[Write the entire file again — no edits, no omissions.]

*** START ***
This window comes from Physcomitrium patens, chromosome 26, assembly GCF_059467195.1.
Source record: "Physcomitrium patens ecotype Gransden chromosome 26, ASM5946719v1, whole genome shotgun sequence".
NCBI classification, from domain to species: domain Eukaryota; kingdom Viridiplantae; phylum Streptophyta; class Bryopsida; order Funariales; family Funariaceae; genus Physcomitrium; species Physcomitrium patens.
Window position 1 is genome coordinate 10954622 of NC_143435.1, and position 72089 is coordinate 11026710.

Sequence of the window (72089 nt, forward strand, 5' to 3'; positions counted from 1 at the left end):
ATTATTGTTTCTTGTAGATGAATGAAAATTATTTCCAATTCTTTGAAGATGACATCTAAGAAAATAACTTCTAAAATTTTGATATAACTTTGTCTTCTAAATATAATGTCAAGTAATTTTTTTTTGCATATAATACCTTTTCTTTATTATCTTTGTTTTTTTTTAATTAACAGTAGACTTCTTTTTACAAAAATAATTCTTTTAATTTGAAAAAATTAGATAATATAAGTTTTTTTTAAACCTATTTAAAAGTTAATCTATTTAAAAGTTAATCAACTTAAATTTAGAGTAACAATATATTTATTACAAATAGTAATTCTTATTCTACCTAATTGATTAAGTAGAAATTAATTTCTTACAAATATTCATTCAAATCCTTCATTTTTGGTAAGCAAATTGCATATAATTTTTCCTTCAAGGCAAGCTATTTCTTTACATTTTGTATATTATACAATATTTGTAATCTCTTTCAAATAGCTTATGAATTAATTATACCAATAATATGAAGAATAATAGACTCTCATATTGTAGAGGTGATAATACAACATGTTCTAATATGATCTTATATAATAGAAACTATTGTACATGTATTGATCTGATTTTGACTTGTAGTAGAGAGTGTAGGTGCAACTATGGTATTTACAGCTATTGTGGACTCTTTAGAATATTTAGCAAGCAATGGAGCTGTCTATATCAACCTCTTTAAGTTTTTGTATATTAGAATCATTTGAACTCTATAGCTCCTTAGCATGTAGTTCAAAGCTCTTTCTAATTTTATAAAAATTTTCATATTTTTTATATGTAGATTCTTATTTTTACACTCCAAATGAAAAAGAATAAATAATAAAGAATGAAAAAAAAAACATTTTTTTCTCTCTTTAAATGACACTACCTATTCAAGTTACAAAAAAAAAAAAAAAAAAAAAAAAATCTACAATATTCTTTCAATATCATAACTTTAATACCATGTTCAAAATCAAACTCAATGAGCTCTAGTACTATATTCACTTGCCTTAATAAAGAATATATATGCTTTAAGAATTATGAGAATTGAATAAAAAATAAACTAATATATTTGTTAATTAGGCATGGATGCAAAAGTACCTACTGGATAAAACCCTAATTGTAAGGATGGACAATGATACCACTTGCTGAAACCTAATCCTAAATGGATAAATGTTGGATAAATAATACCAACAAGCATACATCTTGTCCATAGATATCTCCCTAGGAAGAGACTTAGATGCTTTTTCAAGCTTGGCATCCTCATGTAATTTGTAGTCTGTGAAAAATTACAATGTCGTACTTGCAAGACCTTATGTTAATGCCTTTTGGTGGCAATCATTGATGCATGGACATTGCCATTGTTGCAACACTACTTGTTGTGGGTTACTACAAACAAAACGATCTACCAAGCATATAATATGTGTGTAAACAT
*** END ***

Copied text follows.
This window comes from Physcomitrium patens, chromosome 26, assembly GCF_059467195.1.
Source record: "Physcomitrium patens ecotype Gransden chromosome 26, ASM5946719v1, whole genome shotgun sequence".
NCBI classification, from domain to species: domain Eukaryota; kingdom Viridiplantae; phylum Streptophyta; class Bryopsida; order Funariales; family Funariaceae; genus Physcomitrium; species Physcomitrium patens.
Window position 1 is genome coordinate 10954622 of NC_143435.1, and position 72089 is coordinate 11026710.

Sequence of the window (72089 nt, forward strand, 5' to 3'; positions counted from 1 at the left end):
ATTATTGTTTCTTGTAGATGAATGAAAATTATTTCCAATTCTTTGAAGATGACATCTAAGAAAATAACTTCTAAAATTTTGATATAACTTTGTCTTCTAAATATAATGTCAAGTAATTTTTTTTTGCATATAATACCTTTTCTTTATTATCTTTGTTTTTTTTTAATTAACAGTAGACTTCTTTTTACAAAAATAATTCTTTTAATTTGAAAAAATTAGATAATATAAGTTTTTTTTAAACCTATTTAAAAGTTAATCTATTTAAAAGTTAATCAACTTAAATTTAGAGTAACAATATATTTATTACAAATAGTAATTCTTATTCTACCTAATTGATTAAGTAGAAATTAATTTCTTACAAATATTCATTCAAATCCTTCATTTTTGGTAAGCAAATTGCATATAATTTTTCCTTCAAGGCAAGCTATTTCTTTACATTTTGTATATTATACAATATTTGTAATCTCTTTCAAATAGCTTATGAATTAATTATACCAATAATATGAAGAATAATAGACTCTCATATTGTAGAGGTGATAATACAACATGTTCTAATATGATCTTATATAATAGAAACTATTGTACATGTATTGATCTGATTTTGACTTGTAGTAGAGAGTGTAGGTGCAACTATGGTATTTACAGCTATTGTGGACTCTTTAGAATATTTAGCAAGCAATGGAGCTGTCTATATCAACCTCTTTAAGTTTTTGTATATTAGAATCATTTGAACTCTATAGCTCCTTAGCATGTAGTTCAAAGCTCTTTCTAATTTTATAAAAATTTTCATATTTTTTATATGTAGATTCTTATTTTTACACTCCAAATGAAAAAGAATAAATAATAAAGAATGAAAAAAAAAACATTTTTTTCTCTCTTTAAATGACACTACCTATTCAAGTTACAAAAAAAAAAAAAAAAAAAAAAAAATCTACAATATTCTTTCAATATCATAACTTTAATACCATGTTCAAAATCAAACTCAATGAGCTCTAGTACTATATTCACTTGCCTTAATAAAGAATATATATGCTTTAAGAATTATGAGAATTGAATAAAAAATAAACTAATATATTTGTTAATTAGGCATGGATGCAAAAGTACCTACTGGATAAAACCCTAATTGTAAGGATGGACAATGATACCACTTGCTGAAACCTAATCCTAAATGGATAAATGTTGGATAAATAATACCAACAAGCATACATCTTGTCCATAGATATCTCCCTAGGAAGAGACTTAGATGCTTTTTCAAGCTTGGCATCCTCATGTAATTTGTAGTCTGTGAAAAATTACAATGTCGTACTTGCAAGACCTTATGTTAATGCCTTTTGGTGGCAATCATTGATGCATGGACATTGCCATTGTTGCAACACTACTTGTTGTGGGTTACTACAAACAAAACGATCTACCAAGCATATAATATGTGTGTAAACAT